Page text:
Top priorities in 2017 for 19 spine surgeons Featured

Written by  Staff | Monday, 21 November 2016 11:14
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Nineteen spine surgeons discuss their top priorities for 2017.


All 19 spine surgeons are speakers at the Becker's 15th Annual Spine, Orthopedic and Pain Management-Driven ASC + The Future of Spine event in Chicago, June 22 to 24, 2017. Learn more and register for the event here.


Richard Chua, MD. Northwest Neurospecialists (Tucson, Ariz.): "The highest priority in my practice this year will be to continue to improve patient outcomes, while trying to balance professional-personal time commitments and demands, yet comply with all the regulatory, insurance, and governmental demands placed on our generation of healthcare providers. It will be incredibly challenging, but interesting to see how the recent election results will change the outlook, strategies and process of my practice especially after the last eight years. Hopefully, the next decade will not be so bleak!"


John Dietz, MD. OrthoIndy (Indianapolis): "It is time for physicians to take the lead in healthcare reform. We're all busy, but think about the last six years. More cost, more regulation and less productivity has been the price of physicians being on the sidelines. You either have a seat at the table or you are on the menu. The word for healthcare in the next four years is "competition." Competition improves quality and reduces costs. I hope that the new administration and Congress will reverse the emphasis on consolidation in healthcare and focus on programs which stimulate competition. Parts of the Affordable Care Act which stifle competition should be eliminated immediately such as [the] section which prohibits physicians from owning part of a hospital. Change brings opportunity. We need a seat at the table. We've been on the menu way too long."


J. Brian Gill, MD, MBA, Nebraska Spine Hospital (Omaha): "With 2017 approaching, my goal for the upcoming year is to continue to provide high-quality spine care to the patients I serve. Defining quality is what I would like to achieve for 2017 in terms of patient satisfaction, measurable outcomes and value. There is a greater push to provide valuable high-quality care but there is scant information on what defines this. The enactment of MACRA ties quality to reimbursement for the first time. This trend will continue amongst all payers, and I would like to have a position at the table that ultimately determines what contributes to 'high-quality' spine care in my local community. Thus, I plan on pursuing payers to establish contracts with them that ties quality to reimbursement at the provider and hospital level."


Stephen Hochschuler, MD, Texas Back Institute (Plano): "My primary objective for 2017 is to master the role of telemedicine as it applies to the practice of spine care."


Yevgeniy Khavkin, MD, Khavkin Clinic (Las Vegas): "Quality of care. That's the biggest and it's always our priority. It should be for surgeons and for doctors. It's becoming more of a challenge because of the dynamics from the hospital systems and the insurance companies. That's our job to make sure we maintain the highest quality of care for our patients because that's our direct responsibility and that's why patients come to us and trust us with their health and well-being.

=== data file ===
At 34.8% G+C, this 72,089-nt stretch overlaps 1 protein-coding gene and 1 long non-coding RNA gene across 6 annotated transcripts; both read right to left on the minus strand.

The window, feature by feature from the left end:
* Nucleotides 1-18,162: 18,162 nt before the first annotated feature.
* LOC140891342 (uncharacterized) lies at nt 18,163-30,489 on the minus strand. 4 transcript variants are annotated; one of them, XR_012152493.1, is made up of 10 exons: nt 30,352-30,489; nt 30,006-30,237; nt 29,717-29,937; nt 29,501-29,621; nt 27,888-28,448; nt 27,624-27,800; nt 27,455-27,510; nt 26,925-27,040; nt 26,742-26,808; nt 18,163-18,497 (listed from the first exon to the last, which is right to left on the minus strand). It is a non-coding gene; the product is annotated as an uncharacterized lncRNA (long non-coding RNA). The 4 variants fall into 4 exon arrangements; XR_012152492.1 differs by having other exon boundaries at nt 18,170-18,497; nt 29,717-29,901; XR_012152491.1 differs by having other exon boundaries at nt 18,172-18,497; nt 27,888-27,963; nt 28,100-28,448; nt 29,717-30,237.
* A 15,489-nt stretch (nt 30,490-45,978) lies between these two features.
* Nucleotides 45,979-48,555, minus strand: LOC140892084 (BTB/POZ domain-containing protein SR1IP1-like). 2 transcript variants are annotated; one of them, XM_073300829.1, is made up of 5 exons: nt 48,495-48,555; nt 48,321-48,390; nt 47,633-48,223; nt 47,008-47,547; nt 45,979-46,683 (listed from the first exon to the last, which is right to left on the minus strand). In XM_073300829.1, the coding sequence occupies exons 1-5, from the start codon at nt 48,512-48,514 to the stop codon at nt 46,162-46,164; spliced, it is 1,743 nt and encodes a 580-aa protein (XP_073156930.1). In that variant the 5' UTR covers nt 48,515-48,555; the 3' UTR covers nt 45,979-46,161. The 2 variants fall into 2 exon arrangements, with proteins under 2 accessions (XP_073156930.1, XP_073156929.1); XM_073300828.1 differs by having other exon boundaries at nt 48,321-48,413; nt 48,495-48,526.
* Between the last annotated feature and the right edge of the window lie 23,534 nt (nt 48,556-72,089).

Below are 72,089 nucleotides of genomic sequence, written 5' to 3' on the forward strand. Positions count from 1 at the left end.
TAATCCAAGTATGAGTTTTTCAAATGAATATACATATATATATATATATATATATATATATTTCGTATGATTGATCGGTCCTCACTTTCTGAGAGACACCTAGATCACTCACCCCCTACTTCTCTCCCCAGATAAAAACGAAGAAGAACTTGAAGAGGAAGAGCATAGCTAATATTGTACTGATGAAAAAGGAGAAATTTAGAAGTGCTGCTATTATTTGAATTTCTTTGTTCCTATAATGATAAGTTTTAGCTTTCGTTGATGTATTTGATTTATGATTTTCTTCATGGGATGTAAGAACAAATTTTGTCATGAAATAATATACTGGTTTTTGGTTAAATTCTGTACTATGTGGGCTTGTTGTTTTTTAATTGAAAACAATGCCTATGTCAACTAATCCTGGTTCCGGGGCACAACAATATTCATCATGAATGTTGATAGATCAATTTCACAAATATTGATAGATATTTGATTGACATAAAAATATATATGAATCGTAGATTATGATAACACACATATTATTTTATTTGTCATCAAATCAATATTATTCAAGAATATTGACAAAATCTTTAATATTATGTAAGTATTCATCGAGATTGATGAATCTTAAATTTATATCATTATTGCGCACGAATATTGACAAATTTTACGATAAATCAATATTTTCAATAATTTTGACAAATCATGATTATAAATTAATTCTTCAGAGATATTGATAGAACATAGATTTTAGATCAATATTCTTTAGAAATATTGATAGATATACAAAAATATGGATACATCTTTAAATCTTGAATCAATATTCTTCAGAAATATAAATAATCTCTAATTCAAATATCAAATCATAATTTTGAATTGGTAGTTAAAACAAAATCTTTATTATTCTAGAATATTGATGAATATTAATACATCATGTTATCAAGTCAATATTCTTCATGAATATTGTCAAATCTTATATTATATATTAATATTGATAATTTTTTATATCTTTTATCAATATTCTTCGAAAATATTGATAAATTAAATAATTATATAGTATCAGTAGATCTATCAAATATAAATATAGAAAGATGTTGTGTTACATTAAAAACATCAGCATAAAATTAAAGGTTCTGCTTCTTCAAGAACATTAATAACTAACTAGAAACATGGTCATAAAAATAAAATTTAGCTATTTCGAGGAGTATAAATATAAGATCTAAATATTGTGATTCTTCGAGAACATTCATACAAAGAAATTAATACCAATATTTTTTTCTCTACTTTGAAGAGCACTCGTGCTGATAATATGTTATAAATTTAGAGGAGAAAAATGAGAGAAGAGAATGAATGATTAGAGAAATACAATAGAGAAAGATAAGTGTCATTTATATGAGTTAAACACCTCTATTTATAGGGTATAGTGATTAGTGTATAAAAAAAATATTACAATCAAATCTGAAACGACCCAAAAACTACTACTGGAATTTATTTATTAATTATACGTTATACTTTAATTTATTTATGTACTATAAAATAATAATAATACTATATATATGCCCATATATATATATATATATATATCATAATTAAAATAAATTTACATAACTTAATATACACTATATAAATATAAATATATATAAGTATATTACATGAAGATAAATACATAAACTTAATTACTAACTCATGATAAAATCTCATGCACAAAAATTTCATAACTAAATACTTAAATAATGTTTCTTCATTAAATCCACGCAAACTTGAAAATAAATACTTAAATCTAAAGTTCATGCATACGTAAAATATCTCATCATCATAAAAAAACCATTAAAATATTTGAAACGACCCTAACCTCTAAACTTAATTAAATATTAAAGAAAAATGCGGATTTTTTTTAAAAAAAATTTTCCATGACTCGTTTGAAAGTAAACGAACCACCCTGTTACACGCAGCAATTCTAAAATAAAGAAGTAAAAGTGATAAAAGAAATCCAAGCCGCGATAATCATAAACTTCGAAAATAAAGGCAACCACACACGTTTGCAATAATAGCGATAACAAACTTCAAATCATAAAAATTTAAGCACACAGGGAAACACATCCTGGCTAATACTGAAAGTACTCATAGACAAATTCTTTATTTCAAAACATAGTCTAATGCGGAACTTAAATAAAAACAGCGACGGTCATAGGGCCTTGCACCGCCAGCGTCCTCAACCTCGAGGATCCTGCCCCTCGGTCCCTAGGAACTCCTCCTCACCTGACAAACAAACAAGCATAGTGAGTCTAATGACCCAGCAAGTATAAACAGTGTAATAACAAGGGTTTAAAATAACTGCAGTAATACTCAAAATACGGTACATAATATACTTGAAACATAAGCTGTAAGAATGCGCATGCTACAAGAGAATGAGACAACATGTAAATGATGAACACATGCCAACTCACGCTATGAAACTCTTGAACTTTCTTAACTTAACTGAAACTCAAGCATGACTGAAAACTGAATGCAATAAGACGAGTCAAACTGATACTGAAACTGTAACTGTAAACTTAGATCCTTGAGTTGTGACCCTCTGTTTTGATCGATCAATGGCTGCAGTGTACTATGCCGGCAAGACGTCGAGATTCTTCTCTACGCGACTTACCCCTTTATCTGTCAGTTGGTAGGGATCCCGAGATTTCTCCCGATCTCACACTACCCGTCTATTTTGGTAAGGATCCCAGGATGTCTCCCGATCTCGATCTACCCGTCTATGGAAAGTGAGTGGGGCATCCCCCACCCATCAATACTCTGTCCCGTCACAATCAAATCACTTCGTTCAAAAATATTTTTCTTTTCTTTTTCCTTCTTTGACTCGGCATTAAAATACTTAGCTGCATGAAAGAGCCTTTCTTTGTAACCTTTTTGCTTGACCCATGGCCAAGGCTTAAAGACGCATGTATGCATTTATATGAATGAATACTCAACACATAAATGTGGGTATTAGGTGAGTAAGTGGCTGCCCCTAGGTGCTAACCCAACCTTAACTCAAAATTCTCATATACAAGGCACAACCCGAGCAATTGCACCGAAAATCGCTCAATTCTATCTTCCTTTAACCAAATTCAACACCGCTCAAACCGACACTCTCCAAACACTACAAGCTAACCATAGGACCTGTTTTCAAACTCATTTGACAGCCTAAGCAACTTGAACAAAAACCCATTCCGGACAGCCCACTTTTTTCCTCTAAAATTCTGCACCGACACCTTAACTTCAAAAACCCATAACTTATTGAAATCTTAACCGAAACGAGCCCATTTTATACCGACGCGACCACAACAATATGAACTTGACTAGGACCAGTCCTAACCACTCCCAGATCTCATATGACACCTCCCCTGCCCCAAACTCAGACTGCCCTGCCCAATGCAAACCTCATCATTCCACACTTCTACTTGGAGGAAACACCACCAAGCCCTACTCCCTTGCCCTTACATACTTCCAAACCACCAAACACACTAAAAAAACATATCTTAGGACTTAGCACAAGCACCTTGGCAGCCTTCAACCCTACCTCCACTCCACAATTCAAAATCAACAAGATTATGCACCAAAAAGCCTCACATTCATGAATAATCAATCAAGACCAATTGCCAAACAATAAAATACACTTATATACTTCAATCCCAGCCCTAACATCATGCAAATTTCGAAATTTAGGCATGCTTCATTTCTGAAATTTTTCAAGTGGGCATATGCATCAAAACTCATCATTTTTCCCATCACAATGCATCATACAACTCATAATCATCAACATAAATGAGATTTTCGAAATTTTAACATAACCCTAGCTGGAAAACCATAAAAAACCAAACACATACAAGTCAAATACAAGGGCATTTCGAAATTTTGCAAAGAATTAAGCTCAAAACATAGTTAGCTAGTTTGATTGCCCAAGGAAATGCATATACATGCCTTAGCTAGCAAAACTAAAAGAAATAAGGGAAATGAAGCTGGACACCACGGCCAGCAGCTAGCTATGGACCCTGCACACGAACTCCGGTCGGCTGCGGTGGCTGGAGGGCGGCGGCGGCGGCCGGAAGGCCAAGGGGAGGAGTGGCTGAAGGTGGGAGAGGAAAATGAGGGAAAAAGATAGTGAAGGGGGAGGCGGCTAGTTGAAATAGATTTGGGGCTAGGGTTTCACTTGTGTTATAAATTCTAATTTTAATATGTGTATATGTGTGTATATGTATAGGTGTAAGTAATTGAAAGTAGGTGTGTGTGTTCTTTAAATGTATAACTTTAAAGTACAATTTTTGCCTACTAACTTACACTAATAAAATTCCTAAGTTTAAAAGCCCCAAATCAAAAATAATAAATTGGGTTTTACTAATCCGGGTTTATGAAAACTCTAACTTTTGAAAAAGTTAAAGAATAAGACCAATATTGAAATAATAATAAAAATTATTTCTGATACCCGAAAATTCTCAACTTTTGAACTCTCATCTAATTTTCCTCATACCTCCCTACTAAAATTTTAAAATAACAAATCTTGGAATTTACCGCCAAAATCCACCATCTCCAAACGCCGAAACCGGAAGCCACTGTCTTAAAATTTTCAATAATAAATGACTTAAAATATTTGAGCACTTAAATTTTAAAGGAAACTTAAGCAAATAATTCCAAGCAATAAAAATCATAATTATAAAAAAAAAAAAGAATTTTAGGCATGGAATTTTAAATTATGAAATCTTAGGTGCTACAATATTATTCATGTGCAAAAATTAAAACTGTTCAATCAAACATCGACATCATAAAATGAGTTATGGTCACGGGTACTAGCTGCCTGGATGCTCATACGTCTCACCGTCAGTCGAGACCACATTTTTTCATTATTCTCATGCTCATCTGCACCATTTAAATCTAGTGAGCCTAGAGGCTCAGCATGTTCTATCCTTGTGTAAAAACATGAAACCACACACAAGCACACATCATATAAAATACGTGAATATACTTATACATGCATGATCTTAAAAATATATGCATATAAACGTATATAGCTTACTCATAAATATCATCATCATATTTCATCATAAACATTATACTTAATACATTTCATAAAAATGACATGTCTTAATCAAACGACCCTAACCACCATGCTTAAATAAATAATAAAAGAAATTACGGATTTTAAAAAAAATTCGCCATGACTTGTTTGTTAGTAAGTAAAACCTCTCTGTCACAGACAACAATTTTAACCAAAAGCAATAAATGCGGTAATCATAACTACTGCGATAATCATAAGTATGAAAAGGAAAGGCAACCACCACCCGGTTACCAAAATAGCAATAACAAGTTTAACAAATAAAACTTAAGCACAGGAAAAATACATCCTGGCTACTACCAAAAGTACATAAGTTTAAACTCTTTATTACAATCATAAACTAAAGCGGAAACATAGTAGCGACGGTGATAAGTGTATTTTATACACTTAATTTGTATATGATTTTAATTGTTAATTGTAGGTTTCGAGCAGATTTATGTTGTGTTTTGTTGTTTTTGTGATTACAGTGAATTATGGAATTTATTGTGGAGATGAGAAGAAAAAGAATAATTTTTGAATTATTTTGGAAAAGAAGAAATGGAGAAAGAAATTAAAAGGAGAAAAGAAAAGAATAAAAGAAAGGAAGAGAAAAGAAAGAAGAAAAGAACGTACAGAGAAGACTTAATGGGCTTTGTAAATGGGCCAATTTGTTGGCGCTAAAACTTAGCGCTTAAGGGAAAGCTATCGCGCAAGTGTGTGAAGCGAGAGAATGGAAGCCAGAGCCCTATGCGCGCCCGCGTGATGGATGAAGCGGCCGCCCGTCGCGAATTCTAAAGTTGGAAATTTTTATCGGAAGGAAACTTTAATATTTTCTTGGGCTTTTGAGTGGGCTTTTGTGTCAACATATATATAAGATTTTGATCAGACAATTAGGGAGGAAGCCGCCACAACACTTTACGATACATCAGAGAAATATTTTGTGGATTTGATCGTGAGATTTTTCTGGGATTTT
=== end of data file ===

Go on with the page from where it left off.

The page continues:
We have to develop a more complex model involving the hospitals and insurance companies and providers.


I think another challenge is the education of new surgeons. The way we were trained is very different from how surgeons are trained these days. Exposure to the clinics has been limited because of the work hour restrictions. Surgeons have limited opportunities to get appropriate training in their specialties.


I used to be involved in training residents. Ultimately, I think it was all about the right applicant. If you bring people on board who are dedicated to the specialty and go to medicine for the right reasons and have their priorities straight. You're going to have doctors who end up graduating and being very well trained specialists. A lot of physicians don't take pride in their professions and it has changed the landscape dramatically."


Todd Lansford, MD. South Carolina Sports Medicine & Orthopaedic Center (N. Charleston): "The top priority of my spine practice in 2017 is the incorporation of more procedures in the ambulatory surgery center. This involves more than just the surgeon. The hardest aspect of this is the center itself. This includes getting the right equipment and personnel, but when it is in place the patients gain so much."


Pierce D. Nunley, MD. Louisiana Spine (Shreveport): "Continue to support our profession by developing and participating in outcomes, databases as well as publishing quality research that demonstrates the value of what we do as spine surgeons for our patients."


Pablo Pazmino MD. Spine Cal (Santa Monica, Calif.): "As we get ready for 2017, one thing is for certain: change is coming. And a lot of it. In this sea of uncertainty, we have to embrace our role as patient advocates more than ever. We need a renewed focus on efficiency and improved practice management to assess our patients, effectively document their diagnoses and streamline our billing. In this rapidly shifting marketplace, there will be no room for errors. We also cannot watch these new changes affect our practices from the sidelines. We will have to find the time to leave our offices and travel to state houses and Washington to ensure that our voices are heard. Finally, my work at my nearby medical school has taught me that we cannot forget the next generation of physicians. It is imperative to mentor them to not only ensure our high level of patient care, but to recruit the next wave of surgeons in our battle to preserve our specialty."


Mick Perez-Cruet, MD, MS. Head and Spine Institute (Royal Oak, Mich.): "My top priority is to advance the science of stem cell-based intervertebral disc regeneration and develop innovative technology that can make this an effective clinical reality."